Jessica Hernandez and the Deltas | 09.18.16

These are the moments true live music fans treasure. Perfect is boring; we want realness.


Firebird, St. Louis

The first time I heard Jessica Hernandez and the Deltas was back in 2013 when they released Demons. She was serving a Betty Page image with full-on rock goddess vocals. Needless to say, I was smitten at first listen. Their 2014 album Secret Evil was even more impressive, as each song showcased the band’s musical diversity and Hernandez’s stellar songwriting abilities. It has been ages since I have loved a ska/rock band this much.

As Hernandez & Co. took the stage, I was intrigued by her new (to me) image. Gone were the dark locks, replaced with a gorgeous platinum blond hairdo. She was giving me Gwen Stefani circa No Doubt 1995—and I loved the new look.

Instantly, they broke into their signature sound full of strong rock rhythms mixed with groovy keyboards and a killer trombone player. That’s right: a trombone player. Extra points for having brass in the band.

As the band launched into “Caught Up,” Hernandez’s manic stage presence was fascinating to watch. When she stalked the stage like a woman possessed, there was a fire in her eye that spoke to me as a fan of live music; I instantly knew this was going to be a spectacular show. That’s the charm of Hernandez: When she performs, she becomes the musical embodiment of each of her songs.

Not only was her voice on point, her infectious energy spilled out into the small but mighty crowd. When the song was over, her voice changed from a big, bombastic one to the voice a very sweet, young lady. When the band played, “Bombay”—assumedly from their upcoming album—the big voice came out again and she worked the stage like a seasoned professional. Not only does her voice change, but her physical appearance alters, as well. The comparison between her and Ilana from Broad City is an obvious one. Plus, she has all the ska dance movements perfected. It is quite a stunning duality of personality to watch unfold on stage.

As they followed up with fantastic performances of “Cry Cry Cry” and “Run Run Run,” it was exquisite to watch Hernandez get lost in her own lyrics. Her stage movements reminded me of Jim Morrison as she danced around the stage to the beats of her own drummer.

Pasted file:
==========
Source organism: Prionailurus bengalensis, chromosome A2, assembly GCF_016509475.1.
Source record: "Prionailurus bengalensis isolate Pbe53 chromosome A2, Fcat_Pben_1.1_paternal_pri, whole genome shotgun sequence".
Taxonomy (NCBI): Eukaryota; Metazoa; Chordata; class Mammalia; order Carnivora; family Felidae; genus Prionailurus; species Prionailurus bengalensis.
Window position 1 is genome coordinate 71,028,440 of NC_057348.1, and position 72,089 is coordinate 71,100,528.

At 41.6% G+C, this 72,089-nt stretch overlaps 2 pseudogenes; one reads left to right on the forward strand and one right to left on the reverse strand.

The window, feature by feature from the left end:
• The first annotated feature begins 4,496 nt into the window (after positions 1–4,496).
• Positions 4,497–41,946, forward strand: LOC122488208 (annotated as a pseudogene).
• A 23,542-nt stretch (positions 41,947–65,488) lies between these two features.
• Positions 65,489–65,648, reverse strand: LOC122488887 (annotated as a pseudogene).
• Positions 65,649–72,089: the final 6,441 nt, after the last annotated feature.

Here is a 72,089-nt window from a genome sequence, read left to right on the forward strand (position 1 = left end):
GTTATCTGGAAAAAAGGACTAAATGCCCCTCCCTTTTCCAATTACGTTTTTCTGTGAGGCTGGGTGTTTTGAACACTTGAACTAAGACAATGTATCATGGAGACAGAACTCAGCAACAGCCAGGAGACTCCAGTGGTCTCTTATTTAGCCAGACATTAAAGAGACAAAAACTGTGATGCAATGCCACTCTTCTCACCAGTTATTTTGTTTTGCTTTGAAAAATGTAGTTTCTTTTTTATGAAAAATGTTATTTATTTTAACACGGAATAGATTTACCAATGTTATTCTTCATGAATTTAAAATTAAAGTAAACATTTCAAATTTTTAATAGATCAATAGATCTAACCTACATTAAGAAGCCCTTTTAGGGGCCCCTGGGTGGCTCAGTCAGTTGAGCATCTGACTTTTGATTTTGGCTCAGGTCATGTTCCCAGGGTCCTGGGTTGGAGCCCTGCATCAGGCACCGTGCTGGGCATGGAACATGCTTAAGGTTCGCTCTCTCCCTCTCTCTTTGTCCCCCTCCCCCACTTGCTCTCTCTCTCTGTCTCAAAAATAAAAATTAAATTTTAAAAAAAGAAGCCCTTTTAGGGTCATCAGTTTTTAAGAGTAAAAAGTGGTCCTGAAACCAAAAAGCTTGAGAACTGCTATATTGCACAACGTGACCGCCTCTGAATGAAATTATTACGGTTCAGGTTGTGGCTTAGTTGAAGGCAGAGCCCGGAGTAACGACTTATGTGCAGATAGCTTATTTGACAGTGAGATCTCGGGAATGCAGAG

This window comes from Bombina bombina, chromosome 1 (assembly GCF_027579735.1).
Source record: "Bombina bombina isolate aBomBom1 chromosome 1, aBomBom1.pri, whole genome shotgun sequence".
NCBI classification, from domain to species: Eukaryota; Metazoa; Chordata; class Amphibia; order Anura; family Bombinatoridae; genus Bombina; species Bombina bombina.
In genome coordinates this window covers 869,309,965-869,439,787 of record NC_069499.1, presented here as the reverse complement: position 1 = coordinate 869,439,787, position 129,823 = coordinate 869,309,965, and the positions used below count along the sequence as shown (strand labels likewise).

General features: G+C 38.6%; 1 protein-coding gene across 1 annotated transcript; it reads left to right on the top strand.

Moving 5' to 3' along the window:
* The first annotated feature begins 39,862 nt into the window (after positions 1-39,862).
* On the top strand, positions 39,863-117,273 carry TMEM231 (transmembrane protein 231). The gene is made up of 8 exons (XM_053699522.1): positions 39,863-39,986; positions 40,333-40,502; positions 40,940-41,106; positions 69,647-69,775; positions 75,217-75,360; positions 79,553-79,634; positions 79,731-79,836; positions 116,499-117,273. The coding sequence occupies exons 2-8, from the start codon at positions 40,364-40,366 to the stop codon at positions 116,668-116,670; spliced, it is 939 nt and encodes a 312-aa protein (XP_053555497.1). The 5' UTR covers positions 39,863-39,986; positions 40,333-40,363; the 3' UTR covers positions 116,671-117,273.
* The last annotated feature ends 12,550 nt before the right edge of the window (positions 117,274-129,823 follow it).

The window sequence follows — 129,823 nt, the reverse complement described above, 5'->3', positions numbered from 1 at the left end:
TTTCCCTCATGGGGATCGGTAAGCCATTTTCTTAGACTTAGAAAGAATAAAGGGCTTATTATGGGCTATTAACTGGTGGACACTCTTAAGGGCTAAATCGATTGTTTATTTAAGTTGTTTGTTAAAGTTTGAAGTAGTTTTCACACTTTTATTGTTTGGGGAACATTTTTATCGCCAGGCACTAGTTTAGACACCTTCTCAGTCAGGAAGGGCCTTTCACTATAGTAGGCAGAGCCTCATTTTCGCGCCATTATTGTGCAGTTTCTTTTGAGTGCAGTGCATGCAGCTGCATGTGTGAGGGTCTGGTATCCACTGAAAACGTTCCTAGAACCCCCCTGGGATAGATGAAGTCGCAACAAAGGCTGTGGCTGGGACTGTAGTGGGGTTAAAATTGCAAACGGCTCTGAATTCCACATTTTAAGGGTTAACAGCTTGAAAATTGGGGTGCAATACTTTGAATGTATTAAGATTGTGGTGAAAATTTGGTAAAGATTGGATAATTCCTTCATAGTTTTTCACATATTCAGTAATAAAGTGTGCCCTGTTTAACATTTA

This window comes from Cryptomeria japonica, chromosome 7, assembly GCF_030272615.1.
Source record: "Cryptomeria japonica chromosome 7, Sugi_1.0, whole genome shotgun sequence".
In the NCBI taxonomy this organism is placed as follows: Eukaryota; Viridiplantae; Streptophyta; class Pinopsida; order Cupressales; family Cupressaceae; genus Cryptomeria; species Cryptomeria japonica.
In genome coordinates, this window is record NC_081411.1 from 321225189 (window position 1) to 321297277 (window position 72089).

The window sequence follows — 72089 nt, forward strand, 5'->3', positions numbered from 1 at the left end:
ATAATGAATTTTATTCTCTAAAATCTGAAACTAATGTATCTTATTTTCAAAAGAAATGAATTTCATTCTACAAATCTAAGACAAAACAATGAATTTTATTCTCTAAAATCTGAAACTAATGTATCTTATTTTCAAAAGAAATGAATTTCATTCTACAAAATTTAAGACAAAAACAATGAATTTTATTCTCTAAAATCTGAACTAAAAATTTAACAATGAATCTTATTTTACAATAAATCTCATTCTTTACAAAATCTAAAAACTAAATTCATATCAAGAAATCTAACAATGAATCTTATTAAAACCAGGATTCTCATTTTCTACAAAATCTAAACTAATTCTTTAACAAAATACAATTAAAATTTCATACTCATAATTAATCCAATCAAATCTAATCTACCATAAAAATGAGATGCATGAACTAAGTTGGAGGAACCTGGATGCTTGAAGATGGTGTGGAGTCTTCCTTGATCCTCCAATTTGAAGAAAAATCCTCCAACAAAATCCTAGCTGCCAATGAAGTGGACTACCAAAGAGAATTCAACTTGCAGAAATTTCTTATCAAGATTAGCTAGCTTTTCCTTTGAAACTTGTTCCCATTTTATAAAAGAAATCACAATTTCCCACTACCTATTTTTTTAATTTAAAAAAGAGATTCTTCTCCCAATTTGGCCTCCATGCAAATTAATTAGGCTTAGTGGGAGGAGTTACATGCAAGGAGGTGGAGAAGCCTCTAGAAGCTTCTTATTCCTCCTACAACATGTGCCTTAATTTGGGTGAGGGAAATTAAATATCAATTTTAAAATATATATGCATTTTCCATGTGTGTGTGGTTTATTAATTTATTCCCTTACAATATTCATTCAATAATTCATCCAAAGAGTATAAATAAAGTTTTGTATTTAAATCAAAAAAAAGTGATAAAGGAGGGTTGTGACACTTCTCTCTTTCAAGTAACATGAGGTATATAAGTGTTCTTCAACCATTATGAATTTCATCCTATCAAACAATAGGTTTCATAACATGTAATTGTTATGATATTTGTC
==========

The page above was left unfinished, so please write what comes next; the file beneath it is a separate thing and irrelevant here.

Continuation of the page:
Hernandez then told the audience about her recent nuptials and how the next song was the first love song she ever wrote for her (now) husband. How can one properly describe the vibe of “Don’t Take My Man to Idaho”? The song has charisma. The lyrics are catchy and the rhythms are cheeky fun.

When the band segued into “Picture Me with You (Carnie Threesome),” it dawned on me how much Hernandez’s vocals reminded me of Amy Winehouse—yet another facet of this talented singer’s intriguing vocals. This song also highlighted each of the band member’s strengths. Steve Lehane got to flex his funky bass line, Taylor Pierson tickled his ivories, and John Raleeh once again displayed his mad trombone skills. The Deltas are a very tight band rhythmically, and earned my respect in spades.

The band left briefly, only to return to give the audience a memorable encore. They opened with the emotional “Neck Tattoo,” and then went into a song called “Telephone.” I only know this due to the fact that I swiped the set list from the stage once the show was over: a piece of rock memorabilia that is now part of my permanent collection.

When the band started the final song of the night—a personal favorite of mine, “Deceptacon”—tragedy nearly happened: Hernandez forgot the lyrics. Frustration clouded her face as she struggled to remember the words. The band kept the music flowing as she went to each of her band members in an almost sensory type of way, trying to jog her memory. After another failed attempt, she went to more band members and laughed it off. The band kept playing and the lyrics came back to the singer as she slayed the audience with an insane performance of the song.

I have to give credit where credit is due. Any other inexperienced singer would have stormed off stage, but Hernandez kept her composure and delivered the highlight performance of the night. These are the moments true live music fans treasure. Perfect is boring; we want realness.

Jessica Hernandez and the Deltas not only gave us every ounce of energy they had, they gave us one hell of a show that will be sure to make my Top 10 list of live concerts of 2016. While I think the band has a bright future ahead of them, I am glad I got to see such an amazing performance in such an intimate setting as the Firebird. | Jim Ryan

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